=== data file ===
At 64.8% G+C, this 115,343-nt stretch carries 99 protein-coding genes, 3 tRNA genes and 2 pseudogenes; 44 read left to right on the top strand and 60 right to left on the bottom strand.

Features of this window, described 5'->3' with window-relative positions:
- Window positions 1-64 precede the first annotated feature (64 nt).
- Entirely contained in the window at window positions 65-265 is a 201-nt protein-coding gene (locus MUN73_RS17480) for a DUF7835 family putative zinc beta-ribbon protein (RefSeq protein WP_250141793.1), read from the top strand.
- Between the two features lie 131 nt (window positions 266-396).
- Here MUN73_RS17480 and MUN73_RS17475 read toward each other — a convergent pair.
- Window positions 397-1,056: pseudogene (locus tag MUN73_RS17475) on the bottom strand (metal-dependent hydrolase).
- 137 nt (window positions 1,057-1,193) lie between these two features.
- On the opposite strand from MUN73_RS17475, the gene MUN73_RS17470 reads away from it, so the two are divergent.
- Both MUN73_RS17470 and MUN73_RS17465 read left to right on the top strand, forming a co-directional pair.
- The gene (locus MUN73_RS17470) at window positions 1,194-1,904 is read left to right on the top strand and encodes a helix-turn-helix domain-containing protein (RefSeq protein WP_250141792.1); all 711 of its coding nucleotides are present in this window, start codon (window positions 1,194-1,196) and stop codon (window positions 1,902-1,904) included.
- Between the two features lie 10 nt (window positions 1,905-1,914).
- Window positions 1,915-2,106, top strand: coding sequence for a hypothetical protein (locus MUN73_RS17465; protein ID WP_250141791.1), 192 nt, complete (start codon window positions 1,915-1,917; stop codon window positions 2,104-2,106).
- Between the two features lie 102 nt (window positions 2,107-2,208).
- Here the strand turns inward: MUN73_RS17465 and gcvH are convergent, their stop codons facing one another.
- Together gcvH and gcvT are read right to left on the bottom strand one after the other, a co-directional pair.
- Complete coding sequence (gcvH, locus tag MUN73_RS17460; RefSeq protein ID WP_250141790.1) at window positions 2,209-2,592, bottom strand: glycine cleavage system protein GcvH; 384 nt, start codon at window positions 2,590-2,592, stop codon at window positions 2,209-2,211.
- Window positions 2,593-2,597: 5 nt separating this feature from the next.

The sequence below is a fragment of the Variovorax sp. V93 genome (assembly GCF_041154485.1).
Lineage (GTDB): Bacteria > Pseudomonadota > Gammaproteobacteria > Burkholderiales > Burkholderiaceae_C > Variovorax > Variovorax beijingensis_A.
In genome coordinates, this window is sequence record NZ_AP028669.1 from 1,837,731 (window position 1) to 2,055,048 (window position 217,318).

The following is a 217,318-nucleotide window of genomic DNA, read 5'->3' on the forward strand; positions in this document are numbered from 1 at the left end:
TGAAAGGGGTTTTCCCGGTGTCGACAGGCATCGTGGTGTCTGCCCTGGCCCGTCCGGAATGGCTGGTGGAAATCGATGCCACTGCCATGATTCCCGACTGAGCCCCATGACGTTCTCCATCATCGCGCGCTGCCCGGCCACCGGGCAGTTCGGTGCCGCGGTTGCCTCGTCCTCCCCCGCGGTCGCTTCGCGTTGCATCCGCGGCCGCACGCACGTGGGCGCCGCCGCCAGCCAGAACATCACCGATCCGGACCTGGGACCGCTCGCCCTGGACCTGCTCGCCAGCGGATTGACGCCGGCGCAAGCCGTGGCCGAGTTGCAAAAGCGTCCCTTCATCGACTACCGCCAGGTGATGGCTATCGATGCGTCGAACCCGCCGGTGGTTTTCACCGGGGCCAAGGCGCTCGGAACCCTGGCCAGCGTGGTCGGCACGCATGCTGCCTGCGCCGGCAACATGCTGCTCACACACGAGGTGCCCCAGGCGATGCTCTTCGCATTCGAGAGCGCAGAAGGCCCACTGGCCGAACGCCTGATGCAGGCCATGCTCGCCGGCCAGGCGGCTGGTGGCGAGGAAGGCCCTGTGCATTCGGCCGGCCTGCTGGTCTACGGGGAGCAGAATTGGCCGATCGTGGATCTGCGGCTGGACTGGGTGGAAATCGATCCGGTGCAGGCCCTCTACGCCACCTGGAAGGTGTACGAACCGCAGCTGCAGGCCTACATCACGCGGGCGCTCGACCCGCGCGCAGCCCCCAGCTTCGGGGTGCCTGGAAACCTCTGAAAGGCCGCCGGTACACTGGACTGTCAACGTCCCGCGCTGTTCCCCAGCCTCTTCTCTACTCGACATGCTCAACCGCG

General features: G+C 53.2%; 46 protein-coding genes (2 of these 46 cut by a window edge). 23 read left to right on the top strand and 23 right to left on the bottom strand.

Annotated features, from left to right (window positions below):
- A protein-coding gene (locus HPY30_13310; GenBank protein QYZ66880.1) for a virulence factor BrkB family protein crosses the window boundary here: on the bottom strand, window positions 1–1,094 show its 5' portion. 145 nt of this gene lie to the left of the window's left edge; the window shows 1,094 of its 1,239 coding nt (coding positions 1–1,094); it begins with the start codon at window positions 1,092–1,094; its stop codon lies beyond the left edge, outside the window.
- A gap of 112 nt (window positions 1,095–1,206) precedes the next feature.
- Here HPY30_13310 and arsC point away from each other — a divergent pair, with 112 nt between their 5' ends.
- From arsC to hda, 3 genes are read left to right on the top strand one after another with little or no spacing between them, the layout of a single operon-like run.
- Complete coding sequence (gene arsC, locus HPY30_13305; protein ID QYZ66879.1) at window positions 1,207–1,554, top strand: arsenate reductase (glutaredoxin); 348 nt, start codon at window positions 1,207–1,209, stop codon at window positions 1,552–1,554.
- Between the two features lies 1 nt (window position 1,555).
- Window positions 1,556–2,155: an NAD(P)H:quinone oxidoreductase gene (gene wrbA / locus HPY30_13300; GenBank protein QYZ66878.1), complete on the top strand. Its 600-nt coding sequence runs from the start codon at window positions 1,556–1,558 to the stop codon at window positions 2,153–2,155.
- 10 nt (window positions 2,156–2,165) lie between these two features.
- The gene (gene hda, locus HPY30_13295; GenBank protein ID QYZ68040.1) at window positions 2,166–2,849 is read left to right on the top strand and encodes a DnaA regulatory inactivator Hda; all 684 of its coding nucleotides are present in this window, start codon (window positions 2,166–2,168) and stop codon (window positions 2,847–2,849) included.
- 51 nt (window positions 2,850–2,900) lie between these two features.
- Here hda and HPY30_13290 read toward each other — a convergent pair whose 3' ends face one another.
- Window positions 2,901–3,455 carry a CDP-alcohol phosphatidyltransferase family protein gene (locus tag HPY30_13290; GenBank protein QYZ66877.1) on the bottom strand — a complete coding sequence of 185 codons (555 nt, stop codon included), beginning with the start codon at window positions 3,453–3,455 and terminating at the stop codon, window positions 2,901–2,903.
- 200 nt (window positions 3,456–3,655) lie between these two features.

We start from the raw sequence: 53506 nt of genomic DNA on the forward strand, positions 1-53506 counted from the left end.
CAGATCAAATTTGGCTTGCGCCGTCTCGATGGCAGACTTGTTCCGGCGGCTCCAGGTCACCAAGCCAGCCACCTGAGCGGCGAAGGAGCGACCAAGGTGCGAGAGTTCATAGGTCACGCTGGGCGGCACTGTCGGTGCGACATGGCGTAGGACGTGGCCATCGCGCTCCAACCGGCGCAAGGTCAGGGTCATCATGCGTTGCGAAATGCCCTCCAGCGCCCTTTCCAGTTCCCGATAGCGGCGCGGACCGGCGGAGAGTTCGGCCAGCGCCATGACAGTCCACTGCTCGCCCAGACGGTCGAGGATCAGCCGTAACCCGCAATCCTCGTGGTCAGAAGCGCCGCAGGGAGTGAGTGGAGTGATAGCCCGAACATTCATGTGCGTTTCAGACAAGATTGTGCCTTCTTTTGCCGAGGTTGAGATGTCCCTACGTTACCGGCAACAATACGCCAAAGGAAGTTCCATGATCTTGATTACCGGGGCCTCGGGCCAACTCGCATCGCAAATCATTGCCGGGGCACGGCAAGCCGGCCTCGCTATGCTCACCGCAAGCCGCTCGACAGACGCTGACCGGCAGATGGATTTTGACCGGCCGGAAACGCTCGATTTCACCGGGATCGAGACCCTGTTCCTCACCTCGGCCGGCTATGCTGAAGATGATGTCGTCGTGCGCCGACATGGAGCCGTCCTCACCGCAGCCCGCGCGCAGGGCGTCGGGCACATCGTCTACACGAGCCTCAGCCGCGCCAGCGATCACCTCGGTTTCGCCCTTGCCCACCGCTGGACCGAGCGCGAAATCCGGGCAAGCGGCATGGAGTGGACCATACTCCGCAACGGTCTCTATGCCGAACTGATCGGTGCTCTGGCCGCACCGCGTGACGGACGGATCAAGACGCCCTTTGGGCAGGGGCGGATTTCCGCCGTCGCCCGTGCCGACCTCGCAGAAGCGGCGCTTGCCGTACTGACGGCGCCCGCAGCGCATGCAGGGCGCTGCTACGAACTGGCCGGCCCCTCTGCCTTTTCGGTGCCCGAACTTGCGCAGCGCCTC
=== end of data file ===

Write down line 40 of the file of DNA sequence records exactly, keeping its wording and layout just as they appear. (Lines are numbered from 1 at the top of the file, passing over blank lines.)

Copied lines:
CAGATCAAATTTGGCTTGCGCCGTCTCGATGGCAGACTTGTTCCGGCGGCTCCAGGTCACCAAGCCAGCCACCTGAGCGGCGAAGGAGCGACCAAGGTGCGAGAGTTCATAGGTCACGCTGGGCGGCACTGTCGGTGCGACATGGCGTAGGACGTGGCCATCGCGCTCCAACCGGCGCAAGGTCAGGGTCATCATGCGTTGCGAAATGCCCTCCAGCGCCCTTTCCAGTTCCCGATAGCGGCGCGGACCGGCGGAGAGTTCGGCCAGCGCCATGACAGTCCACTGCTCGCCCAGACGGTCGAGGATCAGCCGTAACCCGCAATCCTCGTGGTCAGAAGCGCCGCAGGGAGTGAGTGGAGTGATAGCCCGAACATTCATGTGCGTTTCAGACAAGATTGTGCCTTCTTTTGCCGAGGTTGAGATGTCCCTACGTTACCGGCAACAATACGCCAAAGGAAGTTCCATGATCTTGATTACCGGGGCCTCGGGCCAACTCGCATCGCAAATCATTGCCGGGGCACGGCAAGCCGGCCTCGCTATGCTCACCGCAAGCCGCTCGACAGACGCTGACCGGCAGATGGATTTTGACCGGCCGGAAACGCTCGATTTCACCGGGATCGAGACCCTGTTCCTCACCTCGGCCGGCTATGCTGAAGATGATGTCGTCGTGCGCCGACATGGAGCCGTCCTCACCGCAGCCCGCGCGCAGGGCGTCGGGCACATCGTCTACACGAGCCTCAGCCGCGCCAGCGATCACCTCGGTTTCGCCCTTGCCCACCGCTGGACCGAGCGCGAAATCCGGGCAAGCGGCATGGAGTGGACCATACTCCGCAACGGTCTCTATGCCGAACTGATCGGTGCTCTGGCCGCACCGCGTGACGGACGGATCAAGACGCCCTTTGGGCAGGGGCGGATTTCCGCCGTCGCCCGTGCCGACCTCGCAGAAGCGGCGCTTGCCGTACTGACGGCGCCCGCAGCGCATGCAGGGCGCTGCTACGAACTGGCCGGCCCCTCTGCCTTTTCGGTGCCCGAACTTGCGCAGCGCCTC